Writing a USB device driver first required a literature review. There are a few peculiarities in the Freescale K20 family of microcontrollers – the one found in the Teensy 3.1 – that dictate the need for a specific memory layout, using several clocks, and handling all the USB descriptors. [Kevin] started with the clocks, every last one of which must be enabled. The clock is generated by the Multipurpose Clock Generator from a 16MHz crystal, PLL’ed to the frequencies the USB module needs, and sent out over the System Integration Module.
Following the flowcharts and sequences found in the Freescale reference guide told [Kevin] exactly what needed to be done with the startup sequence, and offered a few suggestions on what needed to be done to set up all the interrupts. [Kevin] spent an incredible amount of time documenting, programming, and smashing his head against the keyboard for this tutorial, but he does give everyone a great opportunity to learn from his struggles.
While [Kevin] has a mostly complete USB device driver, his work is far from done. That’s alright, because this project wasn’t meant to be a full-featured driver; it’s still missing real error handling, strings in the configuration, and a real VID/PID. That’s alright, it’s still a great exercise in building something from scratch, especially something that very few people have built successfully.
Oh, blatant Hackaday Store plug for the Teensy 3.1.
If you travel often, use your mobile devices a lot, or run questionable ROMs on your phone, you likely have an external USB battery pack. These handy devices let you give a phone, tablet, or USB powered air humidifier (yes, those exist) some extra juice.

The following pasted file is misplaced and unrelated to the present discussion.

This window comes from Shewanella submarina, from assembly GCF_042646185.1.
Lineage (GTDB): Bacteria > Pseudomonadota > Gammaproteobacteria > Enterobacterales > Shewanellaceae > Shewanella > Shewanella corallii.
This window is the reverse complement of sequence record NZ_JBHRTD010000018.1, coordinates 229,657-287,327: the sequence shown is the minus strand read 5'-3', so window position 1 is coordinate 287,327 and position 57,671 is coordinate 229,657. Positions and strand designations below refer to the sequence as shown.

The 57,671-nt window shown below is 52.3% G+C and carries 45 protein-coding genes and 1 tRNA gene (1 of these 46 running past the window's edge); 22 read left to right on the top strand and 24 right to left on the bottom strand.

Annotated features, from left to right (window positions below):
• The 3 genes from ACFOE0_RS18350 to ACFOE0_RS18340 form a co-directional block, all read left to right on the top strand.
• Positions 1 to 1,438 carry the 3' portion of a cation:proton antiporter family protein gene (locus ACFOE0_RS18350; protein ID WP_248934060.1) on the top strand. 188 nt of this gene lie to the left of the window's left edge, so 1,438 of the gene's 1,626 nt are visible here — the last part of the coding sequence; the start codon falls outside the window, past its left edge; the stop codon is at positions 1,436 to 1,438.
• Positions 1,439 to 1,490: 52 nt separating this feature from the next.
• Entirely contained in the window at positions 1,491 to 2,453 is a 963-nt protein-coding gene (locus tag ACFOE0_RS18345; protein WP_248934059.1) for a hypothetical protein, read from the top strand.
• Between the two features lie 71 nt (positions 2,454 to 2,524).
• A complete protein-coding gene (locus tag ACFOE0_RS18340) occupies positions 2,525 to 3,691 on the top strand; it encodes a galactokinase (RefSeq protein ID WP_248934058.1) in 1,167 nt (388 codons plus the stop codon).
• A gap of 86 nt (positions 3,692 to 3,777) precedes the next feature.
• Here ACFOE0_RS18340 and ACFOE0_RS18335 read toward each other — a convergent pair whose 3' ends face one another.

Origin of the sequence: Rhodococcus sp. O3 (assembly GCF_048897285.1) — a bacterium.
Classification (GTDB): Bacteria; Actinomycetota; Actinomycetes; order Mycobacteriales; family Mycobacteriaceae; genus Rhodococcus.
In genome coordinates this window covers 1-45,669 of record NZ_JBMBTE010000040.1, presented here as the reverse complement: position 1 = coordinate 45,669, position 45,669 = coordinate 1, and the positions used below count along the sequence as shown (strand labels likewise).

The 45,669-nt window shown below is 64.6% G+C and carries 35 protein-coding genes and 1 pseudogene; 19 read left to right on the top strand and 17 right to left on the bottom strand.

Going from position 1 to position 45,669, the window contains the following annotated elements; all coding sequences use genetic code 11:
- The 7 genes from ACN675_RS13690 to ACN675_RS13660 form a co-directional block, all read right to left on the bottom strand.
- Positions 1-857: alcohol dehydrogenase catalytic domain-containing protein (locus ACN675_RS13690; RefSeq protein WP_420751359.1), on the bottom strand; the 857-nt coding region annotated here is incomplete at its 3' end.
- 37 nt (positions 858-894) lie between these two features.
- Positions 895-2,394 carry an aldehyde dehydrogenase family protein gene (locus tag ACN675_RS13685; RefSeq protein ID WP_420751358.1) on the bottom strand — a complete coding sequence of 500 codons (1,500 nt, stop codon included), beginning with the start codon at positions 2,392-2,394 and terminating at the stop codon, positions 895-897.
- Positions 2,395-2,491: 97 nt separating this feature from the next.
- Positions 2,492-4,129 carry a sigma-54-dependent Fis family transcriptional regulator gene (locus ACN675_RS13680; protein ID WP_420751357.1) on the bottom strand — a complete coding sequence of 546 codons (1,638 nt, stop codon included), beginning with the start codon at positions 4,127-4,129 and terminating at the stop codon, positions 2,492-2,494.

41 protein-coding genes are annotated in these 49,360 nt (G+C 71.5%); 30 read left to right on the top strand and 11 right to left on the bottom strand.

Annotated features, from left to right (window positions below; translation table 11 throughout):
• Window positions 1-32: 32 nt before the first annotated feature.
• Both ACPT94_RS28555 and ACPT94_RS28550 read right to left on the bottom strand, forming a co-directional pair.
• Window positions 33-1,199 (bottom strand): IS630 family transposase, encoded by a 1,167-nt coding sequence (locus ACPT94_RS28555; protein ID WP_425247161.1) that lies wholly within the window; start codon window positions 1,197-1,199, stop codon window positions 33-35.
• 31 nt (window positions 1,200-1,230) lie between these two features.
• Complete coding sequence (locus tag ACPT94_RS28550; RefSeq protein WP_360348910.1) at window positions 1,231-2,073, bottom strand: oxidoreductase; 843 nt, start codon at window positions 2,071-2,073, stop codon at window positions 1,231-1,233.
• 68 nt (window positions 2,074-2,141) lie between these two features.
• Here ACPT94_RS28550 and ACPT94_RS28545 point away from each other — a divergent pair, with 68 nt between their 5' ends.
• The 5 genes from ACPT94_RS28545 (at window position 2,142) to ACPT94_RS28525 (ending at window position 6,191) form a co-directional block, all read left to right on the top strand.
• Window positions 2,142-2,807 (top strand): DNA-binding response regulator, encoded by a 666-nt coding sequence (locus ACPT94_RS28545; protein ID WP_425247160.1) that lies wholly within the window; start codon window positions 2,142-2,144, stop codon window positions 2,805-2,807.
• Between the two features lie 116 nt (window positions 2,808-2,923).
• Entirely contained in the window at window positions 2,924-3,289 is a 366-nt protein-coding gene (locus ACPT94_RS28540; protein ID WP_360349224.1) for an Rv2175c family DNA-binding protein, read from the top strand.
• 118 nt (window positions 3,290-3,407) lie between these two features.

[Pedro]’s PeriUSBoost is a DIY phone charging solution. It’s a switching regulator that can boost battery voltages up to the 5 volt USB standard. This is accomplished using the LTC3426, a DC/DC converter with a built in switching element. The IC is a tiny SOT-23 package, and requires a few external passives work.
One interesting detail of USB charging is the resistor configuration on the USB data lines. These tell the device how much current can be drawn from the charger. For this device, the resistors are chosen to set the charge current to 0.5 A.
While a 0.5 A charge current isn’t exactly fast, it does allow for charging off AA batteries. [Pedro]’s testing resulted in a fully charged phone off of two AA batteries, but they did get a bit toasty while powering the device. It might not be the best device to stick in your pocket, but it gets the job done.
The world of hobby electronics have only started putting USB in projects for the last few years, and right now, pushing 1.5 Mbps down a USB port is good enough for most cases. This isn’t true for all cases; that’s a terrible data rate, really, and to get the most out of a USB connection, you can at least move up to USB Full Speed and 12 Mbps.
[Linas] is using the STM32F4 microcontroller for this example, an extremely large and very capable chip. [Linas] is using FTDI’s FT2232D USB UART to send data from an SPI port over USB. This chip does support 12 Mbps, but only after a few additions; an external EEPROM must be connected to the FTDI chip to provide a USB 2.0 device descriptor, otherwise the connection between the microcontroller and a computer is limited to 1.5 Mbps. Even using the USB on the STM32 would be a bottleneck in this case; [Linas] is moving data out of the processor using only the DMA controller – using the USB on the STM32 would eat up processor cycles in the microcontroller.